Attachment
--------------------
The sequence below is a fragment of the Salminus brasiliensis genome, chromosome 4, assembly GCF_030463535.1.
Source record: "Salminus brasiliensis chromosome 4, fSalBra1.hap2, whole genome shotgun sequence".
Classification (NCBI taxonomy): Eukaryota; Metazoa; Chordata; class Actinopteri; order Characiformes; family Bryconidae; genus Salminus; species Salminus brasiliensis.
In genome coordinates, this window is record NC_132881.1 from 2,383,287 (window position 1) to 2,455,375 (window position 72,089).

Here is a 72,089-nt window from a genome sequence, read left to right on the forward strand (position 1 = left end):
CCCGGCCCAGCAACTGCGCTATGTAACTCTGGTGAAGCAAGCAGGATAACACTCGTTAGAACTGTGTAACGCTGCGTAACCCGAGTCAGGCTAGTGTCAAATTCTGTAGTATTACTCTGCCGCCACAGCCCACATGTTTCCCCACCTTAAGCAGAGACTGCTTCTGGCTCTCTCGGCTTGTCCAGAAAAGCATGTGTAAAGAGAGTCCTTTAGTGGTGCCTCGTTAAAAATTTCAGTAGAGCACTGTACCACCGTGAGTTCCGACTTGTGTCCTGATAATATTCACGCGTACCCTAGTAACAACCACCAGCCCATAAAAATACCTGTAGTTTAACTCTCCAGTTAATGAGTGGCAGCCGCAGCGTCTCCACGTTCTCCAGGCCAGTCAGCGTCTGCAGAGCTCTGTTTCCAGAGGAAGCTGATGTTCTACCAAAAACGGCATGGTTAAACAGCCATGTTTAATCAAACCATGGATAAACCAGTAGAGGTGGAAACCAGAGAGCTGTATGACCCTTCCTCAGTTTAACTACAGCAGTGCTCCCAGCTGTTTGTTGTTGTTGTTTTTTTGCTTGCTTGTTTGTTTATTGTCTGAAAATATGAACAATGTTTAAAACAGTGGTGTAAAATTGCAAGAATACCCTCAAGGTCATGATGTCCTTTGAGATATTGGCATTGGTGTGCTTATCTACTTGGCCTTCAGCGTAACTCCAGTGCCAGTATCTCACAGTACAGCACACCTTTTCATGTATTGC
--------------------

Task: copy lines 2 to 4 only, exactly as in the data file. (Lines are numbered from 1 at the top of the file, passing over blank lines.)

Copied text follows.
Source record: "Salminus brasiliensis chromosome 4, fSalBra1.hap2, whole genome shotgun sequence".
Classification (NCBI taxonomy): Eukaryota; Metazoa; Chordata; class Actinopteri; order Characiformes; family Bryconidae; genus Salminus; species Salminus brasiliensis.
In genome coordinates, this window is record NC_132881.1 from 2,383,287 (window position 1) to 2,455,375 (window position 72,089).